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4th SOPS stays proactive, optimizes manpower

Airman 1st Class Cameron Lutz, 4th Space Operations Squadron protected satellite communications maintainer, connects to a satellite on orbit at Schriever Air Force Base, Colorado, Nov. 20, 2019. The space mission has increased, but the manpower has not prompting 4th SOPS leadership to optimize their current manpower to more efficiently and effectively execute their mission. (U.S. Air Force photo by Airman 1st Class Jonathan Whitely) (Photo was altered for security purposes by blocking a phone number)

Airman 1st Class Cameron Lutz, 4th Space Operations Squadron protected satellite communications maintainer, connects to a satellite on orbit at Schriever Air Force Base, Colorado, Nov. 20, 2019. The space mission has increased, but the manpower has not prompting 4th SOPS leadership to optimize their current manpower to more efficiently and effectively execute their mission. (U.S. Air Force photo by Airman 1st Class Jonathan Whitely) (Photo was altered for security purposes by blocking a phone number)

Airman 1st Class Brice Brewington, 4th Space Operations Squadron advanced extremely high frequency mission control sub-systems operator, connects to a satellite Nov. 20, 2019, at Schriever Air Force Base, Colorado. The unit will transfer the terminal operator duties from the communications systems operator to the ASMCS operator to reduce required manning by roughly 18%. (U.S. Air Force photo by Airman 1st Class Jonathan Whitely)

Airman 1st Class Brice Brewington, 4th Space Operations Squadron advanced extremely high frequency mission control sub-systems operator, connects to a satellite Nov. 20, 2019, at Schriever Air Force Base, Colorado. The unit will transfer the terminal operator duties from the communications systems operator to the ASMCS operator to reduce required manning by roughly 18%. (U.S. Air Force photo by Airman 1st Class Jonathan Whitely)

SCHRIEVER AIR FORCE BASE, Colo. --

The 4th Space Operations Squadron is transitioning shift manning to increase unit efficiency.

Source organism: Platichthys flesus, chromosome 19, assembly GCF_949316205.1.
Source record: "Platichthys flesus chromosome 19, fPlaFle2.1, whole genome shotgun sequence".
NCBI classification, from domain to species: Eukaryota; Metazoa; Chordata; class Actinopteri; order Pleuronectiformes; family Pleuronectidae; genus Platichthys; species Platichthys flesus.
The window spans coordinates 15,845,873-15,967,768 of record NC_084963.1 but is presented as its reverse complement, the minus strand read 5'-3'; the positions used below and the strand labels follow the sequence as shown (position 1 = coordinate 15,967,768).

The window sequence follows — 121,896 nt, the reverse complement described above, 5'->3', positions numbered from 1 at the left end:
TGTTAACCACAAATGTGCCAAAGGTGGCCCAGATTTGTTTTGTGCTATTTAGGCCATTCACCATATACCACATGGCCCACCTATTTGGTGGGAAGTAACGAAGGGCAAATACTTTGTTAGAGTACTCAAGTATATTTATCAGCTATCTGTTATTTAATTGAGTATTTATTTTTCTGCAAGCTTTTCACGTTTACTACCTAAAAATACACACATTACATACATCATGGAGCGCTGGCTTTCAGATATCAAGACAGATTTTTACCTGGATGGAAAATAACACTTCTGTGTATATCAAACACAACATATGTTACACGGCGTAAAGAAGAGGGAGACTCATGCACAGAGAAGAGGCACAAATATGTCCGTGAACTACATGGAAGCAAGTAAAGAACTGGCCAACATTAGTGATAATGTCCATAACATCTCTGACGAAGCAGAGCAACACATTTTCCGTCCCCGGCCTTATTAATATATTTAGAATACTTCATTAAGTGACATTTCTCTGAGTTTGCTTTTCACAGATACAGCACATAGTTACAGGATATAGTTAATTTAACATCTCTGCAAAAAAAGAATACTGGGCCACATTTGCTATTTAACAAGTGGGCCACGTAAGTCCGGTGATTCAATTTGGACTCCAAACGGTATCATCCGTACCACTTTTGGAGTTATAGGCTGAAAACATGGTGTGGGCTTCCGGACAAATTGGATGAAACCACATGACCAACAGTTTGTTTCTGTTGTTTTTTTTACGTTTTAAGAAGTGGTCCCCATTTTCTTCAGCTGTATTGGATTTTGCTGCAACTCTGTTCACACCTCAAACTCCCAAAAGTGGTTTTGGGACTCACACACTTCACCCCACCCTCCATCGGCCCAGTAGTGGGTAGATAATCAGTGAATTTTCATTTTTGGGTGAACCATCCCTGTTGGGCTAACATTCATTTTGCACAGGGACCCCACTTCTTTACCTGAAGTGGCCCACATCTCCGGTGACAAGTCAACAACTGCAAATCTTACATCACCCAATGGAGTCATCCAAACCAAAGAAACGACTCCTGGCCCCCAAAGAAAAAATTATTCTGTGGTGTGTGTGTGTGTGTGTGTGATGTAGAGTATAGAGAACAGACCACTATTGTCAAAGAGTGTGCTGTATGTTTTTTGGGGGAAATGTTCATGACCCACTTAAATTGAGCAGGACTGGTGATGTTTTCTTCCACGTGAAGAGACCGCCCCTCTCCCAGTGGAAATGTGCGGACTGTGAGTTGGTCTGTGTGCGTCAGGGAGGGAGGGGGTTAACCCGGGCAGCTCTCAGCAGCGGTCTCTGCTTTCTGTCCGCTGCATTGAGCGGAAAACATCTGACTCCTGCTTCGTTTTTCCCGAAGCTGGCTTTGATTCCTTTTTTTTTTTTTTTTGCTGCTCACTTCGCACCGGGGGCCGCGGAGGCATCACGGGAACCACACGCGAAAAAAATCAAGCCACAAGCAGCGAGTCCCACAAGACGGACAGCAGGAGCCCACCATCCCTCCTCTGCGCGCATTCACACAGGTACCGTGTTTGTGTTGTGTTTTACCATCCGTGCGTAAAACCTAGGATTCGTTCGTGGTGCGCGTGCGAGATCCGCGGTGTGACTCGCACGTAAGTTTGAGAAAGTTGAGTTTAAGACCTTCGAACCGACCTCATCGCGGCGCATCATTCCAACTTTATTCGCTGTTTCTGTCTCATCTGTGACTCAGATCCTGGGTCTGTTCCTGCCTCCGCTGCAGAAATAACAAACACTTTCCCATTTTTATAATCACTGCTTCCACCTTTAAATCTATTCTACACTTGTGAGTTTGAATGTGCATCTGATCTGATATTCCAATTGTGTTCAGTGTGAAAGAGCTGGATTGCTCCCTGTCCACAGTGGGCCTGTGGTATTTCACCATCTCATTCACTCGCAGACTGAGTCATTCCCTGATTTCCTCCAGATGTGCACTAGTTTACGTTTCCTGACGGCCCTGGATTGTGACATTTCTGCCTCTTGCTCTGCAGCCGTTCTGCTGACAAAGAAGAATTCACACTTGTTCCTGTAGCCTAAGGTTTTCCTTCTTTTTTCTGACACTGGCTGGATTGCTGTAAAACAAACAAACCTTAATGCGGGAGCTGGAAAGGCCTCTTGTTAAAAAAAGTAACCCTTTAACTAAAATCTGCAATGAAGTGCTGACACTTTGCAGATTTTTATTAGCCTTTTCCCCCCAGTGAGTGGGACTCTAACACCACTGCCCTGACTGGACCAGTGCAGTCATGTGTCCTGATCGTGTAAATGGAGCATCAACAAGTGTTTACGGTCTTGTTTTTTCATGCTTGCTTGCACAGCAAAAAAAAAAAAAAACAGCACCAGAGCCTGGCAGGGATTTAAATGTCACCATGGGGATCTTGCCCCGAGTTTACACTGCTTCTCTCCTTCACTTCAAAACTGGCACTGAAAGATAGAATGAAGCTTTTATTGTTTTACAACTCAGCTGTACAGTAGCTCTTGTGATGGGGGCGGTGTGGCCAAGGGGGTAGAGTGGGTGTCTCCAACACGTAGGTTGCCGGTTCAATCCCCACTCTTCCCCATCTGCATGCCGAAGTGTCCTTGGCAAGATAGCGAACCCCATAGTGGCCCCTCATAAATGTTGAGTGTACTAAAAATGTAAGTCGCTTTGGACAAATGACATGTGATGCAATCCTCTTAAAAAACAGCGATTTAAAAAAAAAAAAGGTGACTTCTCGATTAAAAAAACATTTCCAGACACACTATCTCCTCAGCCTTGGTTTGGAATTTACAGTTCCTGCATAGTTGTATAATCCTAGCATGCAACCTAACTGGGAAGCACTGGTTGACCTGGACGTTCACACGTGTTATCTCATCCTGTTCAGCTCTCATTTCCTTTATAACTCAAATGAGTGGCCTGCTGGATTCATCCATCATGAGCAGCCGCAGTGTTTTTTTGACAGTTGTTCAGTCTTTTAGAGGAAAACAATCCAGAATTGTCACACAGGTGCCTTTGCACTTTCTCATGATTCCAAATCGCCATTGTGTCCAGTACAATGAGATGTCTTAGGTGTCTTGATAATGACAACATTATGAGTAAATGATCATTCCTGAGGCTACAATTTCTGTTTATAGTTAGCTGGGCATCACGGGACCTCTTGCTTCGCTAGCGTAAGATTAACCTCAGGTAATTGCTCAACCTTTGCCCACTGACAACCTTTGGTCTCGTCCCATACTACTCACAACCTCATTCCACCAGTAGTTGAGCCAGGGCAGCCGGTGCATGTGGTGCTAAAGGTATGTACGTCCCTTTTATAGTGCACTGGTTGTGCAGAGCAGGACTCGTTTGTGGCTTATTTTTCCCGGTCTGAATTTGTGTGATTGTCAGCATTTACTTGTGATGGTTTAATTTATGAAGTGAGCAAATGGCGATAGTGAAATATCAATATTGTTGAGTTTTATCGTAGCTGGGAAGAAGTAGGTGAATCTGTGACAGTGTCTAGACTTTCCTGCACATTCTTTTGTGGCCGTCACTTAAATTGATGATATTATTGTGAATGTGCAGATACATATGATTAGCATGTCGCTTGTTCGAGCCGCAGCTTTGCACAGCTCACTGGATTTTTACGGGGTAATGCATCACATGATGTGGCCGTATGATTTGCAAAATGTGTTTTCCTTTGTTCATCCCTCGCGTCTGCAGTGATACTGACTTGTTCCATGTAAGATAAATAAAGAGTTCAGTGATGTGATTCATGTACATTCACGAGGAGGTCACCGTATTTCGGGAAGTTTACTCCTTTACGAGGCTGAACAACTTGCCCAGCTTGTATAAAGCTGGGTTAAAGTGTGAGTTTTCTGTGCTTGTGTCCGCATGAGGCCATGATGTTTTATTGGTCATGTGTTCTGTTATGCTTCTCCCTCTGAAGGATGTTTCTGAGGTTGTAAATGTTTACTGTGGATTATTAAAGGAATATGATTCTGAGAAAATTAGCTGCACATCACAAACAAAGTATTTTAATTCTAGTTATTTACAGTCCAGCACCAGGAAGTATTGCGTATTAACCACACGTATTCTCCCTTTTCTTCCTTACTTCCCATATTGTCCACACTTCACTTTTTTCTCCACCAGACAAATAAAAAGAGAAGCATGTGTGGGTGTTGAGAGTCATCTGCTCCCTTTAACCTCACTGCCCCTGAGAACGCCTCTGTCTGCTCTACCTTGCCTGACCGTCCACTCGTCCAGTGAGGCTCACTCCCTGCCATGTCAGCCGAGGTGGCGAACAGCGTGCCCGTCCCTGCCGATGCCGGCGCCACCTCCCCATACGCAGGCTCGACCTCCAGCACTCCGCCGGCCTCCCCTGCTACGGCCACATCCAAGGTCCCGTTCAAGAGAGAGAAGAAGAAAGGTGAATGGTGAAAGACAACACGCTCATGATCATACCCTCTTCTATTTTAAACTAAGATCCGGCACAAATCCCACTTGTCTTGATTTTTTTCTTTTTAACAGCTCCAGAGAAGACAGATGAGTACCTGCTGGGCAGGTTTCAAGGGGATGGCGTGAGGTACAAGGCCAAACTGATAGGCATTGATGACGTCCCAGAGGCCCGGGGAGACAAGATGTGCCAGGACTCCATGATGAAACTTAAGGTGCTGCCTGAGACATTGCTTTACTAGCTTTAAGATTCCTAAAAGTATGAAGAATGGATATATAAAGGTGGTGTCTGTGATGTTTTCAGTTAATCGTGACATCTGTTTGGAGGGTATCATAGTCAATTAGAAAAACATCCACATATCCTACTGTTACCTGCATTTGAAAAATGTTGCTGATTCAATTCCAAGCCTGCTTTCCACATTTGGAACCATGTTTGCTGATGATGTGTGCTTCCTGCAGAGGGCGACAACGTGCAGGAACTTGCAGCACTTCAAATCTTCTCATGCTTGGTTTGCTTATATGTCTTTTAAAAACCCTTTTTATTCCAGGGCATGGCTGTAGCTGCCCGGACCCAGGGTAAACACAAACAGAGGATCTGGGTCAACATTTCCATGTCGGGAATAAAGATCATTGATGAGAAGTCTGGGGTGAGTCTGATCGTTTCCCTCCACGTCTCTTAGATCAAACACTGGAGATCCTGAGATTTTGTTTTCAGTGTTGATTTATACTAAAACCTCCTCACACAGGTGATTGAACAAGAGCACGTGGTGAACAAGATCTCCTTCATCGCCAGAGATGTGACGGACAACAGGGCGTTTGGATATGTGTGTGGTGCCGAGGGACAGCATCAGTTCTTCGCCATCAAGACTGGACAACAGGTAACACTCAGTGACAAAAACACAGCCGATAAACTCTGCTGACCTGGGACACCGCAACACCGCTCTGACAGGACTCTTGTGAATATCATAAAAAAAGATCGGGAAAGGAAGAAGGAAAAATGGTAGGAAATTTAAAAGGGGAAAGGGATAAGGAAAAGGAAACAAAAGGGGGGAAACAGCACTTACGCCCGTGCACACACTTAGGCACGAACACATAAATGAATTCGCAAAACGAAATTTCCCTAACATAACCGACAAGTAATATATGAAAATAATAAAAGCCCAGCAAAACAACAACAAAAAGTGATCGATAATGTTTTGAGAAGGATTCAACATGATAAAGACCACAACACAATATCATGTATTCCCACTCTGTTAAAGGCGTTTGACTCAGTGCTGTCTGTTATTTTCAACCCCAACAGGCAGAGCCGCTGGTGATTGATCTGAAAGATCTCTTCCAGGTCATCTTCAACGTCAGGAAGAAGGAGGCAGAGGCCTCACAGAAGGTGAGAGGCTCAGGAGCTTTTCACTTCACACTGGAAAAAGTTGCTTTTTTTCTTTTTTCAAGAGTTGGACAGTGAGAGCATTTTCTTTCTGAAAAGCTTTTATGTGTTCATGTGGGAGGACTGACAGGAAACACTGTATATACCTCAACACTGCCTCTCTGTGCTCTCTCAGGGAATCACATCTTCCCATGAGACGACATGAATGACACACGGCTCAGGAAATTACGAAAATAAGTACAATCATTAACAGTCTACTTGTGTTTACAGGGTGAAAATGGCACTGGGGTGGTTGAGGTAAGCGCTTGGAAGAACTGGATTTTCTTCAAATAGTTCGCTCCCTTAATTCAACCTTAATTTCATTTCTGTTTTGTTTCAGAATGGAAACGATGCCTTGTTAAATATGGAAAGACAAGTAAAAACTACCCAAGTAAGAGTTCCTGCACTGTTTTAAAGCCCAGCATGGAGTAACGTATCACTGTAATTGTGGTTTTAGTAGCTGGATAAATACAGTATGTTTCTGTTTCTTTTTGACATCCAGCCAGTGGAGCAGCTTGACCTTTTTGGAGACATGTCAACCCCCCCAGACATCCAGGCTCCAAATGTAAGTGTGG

To do so, the unit will transfer terminal operator duties to the Advanced Extremely High Frequency Mission Control Sub-system operator. The TO is a position on the space crew that operates the terminal linking the satellite to the AEHF command and control system located on the operations floor

 

“These operators ensure a successful connection in order to communicate with our 10 protected [military satellite communications] assets,” said Capt. Dustin Soriano, 4th SOPS communications flight commander. “ASMCS is the ground segment system used for command and control and over-the-air rekey requests that service more than 1,900 strategic and tactical users. From there, the command and control gets fed through the terminal to the satellite.”

 

Steve Baize, 4th SOPS payload management director, said the unit uses two different satellite communications terminals to connect and communicate with the MILSTAR and AEHF satellites. The terminals are the family of advanced beyond line of sight terminal and the AEHF calibrations facility interim command and control terminal.

 

“The ASMCS operators being trained to operate both terminals will save manpower for the space mission crew, consolidate bodies and decrease our footprint on the operations floor, while optimizing manpower utilization throughout the squadron,” he said.

 

The 4th SOPS space mission force rotation currently has nine ASMCS operators. Prior to the next rotation, the on-coming AMSCS operators will receive academic and TO hands-on training to eliminate the need for a dedicated TO position.

 

“Operating the SATCOM terminals on the 4 SOPS operations floor is a skill that may never be performed by the communications personnel again in their careers,” Baize said. “The transfer of the TO duties allows them to become better technicians.”

 

The terminals enable the armed forces to execute nuclear command and control missions, provide secured communications with satellites, execute missions supporting the president and secretary of defense, and support missions for the military to perform tactical operations.

 

“By optimizing the manpower of the space crew, we’re able to continue to evolve our space superiority and utilize our space technicians in more efficient ways,” Soriano said. “This process will be seamless and transparent to the users.”

 

The 4th SOPS stays mission ready 24/7 by operating the Air Force’s protected and wideband MILSATCOM systems, providing warfighters global, secure, survivable strategic and tactical communication during peacetime and throughout the full spectrum of conflict.

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